Real property is a cyclical commercial enterprise. Markets crash. Deals sour. But difficult landings are uncommon for a savvy belongings mogul, thanks to the U.S. Tax Code. Take Harry Macklowe, a New York City developer. Macklowe, 81, hasn’t paid income tax since the Nineteen Eighties, consistent with a court opinion in his divorce court cases issued in December. The ruling, which also divided luxury houses and an art collection worth more than $650 million among Macklowe and his ex-spouse, Linda, doesn’t suggest that the couple did anything wrong to keep away from paying earnings taxes. Rather, it highlights the special perks available to property buyers inside the U.S.—blessings that have extended under the tax law signed in 2017 with the aid of Donald Trump, America’s actual estate developer president. “The real property enterprise is infamous for throwing off masses of deductions, and real property builders are notorious for paying very few taxes,” says Steven Rosenthal, a senior fellow with the Urban-Brookings Tax Policy Center. “As Leona Helmsley said, ‘Only the little people pay taxes.’ ”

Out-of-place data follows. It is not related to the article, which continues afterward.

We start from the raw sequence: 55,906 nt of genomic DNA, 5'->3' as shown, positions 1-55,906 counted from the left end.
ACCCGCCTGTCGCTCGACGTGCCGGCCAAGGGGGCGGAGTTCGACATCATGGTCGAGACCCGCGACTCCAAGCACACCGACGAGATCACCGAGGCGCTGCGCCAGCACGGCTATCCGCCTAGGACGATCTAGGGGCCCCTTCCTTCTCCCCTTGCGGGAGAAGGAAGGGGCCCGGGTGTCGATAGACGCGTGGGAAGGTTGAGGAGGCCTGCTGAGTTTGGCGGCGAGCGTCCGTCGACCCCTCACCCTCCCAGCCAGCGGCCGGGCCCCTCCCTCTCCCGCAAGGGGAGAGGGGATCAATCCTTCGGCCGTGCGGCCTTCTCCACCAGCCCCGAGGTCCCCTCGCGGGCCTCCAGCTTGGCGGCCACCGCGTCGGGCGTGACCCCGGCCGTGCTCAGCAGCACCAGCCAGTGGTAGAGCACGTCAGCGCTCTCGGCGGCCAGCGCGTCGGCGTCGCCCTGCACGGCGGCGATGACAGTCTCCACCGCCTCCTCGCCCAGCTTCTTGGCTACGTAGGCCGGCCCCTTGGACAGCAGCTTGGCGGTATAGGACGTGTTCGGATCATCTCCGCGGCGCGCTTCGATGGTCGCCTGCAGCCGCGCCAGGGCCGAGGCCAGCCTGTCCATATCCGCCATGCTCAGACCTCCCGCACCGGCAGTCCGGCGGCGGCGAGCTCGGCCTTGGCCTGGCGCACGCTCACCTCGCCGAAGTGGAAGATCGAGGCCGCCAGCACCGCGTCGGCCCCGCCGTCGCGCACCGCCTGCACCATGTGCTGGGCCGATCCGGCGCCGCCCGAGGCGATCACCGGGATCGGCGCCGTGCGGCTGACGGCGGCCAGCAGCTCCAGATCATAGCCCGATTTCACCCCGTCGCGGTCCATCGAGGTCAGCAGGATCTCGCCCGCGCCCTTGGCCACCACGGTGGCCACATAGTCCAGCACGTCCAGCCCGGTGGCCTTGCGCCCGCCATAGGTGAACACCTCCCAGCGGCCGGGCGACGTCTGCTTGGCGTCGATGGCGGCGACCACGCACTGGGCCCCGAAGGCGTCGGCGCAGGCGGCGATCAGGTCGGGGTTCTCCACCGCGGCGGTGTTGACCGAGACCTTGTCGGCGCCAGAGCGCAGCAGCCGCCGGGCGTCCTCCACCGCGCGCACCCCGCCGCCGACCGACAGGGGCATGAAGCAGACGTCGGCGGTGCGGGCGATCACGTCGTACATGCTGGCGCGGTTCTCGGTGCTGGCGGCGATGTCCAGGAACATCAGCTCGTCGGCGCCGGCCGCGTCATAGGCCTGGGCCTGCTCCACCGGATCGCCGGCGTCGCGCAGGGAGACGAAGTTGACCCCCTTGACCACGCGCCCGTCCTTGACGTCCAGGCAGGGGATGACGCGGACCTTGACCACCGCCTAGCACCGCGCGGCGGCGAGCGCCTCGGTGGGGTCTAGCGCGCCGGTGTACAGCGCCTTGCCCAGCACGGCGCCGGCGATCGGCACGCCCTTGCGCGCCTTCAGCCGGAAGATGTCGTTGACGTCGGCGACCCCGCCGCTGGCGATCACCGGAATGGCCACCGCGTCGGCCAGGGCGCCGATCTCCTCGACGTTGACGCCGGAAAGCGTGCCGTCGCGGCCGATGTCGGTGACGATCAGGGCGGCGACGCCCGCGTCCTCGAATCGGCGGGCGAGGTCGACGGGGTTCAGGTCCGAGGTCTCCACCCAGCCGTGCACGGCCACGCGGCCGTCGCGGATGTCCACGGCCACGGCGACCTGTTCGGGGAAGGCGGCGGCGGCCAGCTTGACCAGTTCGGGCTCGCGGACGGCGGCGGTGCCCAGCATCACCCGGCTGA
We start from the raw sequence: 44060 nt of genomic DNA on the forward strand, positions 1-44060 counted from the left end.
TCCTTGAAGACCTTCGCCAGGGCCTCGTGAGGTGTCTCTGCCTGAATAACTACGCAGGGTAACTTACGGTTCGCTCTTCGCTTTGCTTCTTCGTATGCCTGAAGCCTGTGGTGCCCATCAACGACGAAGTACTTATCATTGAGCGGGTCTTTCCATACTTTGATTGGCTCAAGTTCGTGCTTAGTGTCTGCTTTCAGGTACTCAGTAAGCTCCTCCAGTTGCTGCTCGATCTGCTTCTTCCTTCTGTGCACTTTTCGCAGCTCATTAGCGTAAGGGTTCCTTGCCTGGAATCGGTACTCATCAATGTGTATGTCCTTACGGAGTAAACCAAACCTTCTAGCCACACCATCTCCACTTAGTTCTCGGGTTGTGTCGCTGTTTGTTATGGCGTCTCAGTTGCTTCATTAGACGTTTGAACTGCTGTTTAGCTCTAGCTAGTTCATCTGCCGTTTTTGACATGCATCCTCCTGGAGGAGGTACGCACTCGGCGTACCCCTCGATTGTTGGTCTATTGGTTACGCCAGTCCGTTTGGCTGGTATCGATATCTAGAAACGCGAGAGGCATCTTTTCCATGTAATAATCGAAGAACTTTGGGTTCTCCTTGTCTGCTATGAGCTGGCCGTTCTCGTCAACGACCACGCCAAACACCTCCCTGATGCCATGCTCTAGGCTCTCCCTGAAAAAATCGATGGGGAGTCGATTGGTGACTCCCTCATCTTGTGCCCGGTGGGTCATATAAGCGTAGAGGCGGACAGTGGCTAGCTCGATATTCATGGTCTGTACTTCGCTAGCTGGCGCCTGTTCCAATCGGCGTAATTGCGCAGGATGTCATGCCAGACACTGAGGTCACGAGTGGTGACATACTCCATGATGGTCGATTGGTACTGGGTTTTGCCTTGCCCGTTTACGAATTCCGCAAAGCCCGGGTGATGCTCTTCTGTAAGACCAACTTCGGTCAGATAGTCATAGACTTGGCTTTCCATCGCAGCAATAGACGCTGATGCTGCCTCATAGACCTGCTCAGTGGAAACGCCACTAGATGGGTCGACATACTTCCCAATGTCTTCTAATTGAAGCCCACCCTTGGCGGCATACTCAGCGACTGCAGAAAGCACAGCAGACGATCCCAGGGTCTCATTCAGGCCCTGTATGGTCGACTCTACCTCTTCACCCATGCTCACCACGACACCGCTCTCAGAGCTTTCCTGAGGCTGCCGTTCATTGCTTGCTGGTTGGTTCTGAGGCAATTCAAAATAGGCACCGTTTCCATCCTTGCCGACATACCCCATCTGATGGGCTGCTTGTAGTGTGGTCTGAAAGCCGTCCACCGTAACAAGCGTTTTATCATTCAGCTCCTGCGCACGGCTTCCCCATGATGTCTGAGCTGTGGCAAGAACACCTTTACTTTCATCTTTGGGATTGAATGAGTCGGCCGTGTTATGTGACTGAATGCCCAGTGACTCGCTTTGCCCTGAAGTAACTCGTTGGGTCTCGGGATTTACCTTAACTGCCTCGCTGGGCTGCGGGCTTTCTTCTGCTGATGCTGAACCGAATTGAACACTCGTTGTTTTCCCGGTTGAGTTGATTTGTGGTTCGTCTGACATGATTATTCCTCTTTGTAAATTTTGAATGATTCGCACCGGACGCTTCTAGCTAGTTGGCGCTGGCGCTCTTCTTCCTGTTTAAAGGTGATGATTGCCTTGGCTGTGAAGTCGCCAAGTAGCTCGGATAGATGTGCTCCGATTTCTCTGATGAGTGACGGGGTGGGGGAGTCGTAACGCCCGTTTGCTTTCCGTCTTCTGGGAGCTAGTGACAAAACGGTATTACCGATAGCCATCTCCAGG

As Democrats in Congress searching for Trump’s tax returns, Macklowe’s divorce case provides touch at what they could locate. Real property moguls have a range of strategies available to reduce or postpone their tax liabilities. Harry Macklowe didn’t reply to a listing of questions forwarded to him through his spokesman. Linda Macklowe declined to comment.
Over more than a half of-century of investing in New York actual property, Macklowe constructed a popularity as a dealmaker willing to take big risks. With Linda, he spun real estate profits into an art series with hundreds of portions, including Andy Warhol’s Nine Marilyns and sculptures via Alberto Giacometti. In the Eighties, Macklowe received notoriety after his business enterprise demolished single-room occupancy buildings close to Times Square within the nighttime; he built a hotel on the website online, named it after himself, then ended up surrendering the assets to the lender a few years later.
Macklowe rebuilt his commercial enterprise, shopping for the General Motors Building for $1.Four billion in 2003, and winning approval for growing an Apple Store below a transparent dice on the building’s Fifth Avenue plaza. In 2007, Blackstone Group LP bid to acquire a real estate investment accepted as true with Equity Office Properties Trust. As part of the deal, Blackstone sold seven New York office buildings to Macklowe, who financed the acquisition with $7 billion in debt. Within a year, the global financial disaster prevented him from refinancing the debt. He misplaced the residences’ manipulation, consistent with The Liar’s Ball, a book by Vicky Ward about Macklowe and the history of the General Motors Building.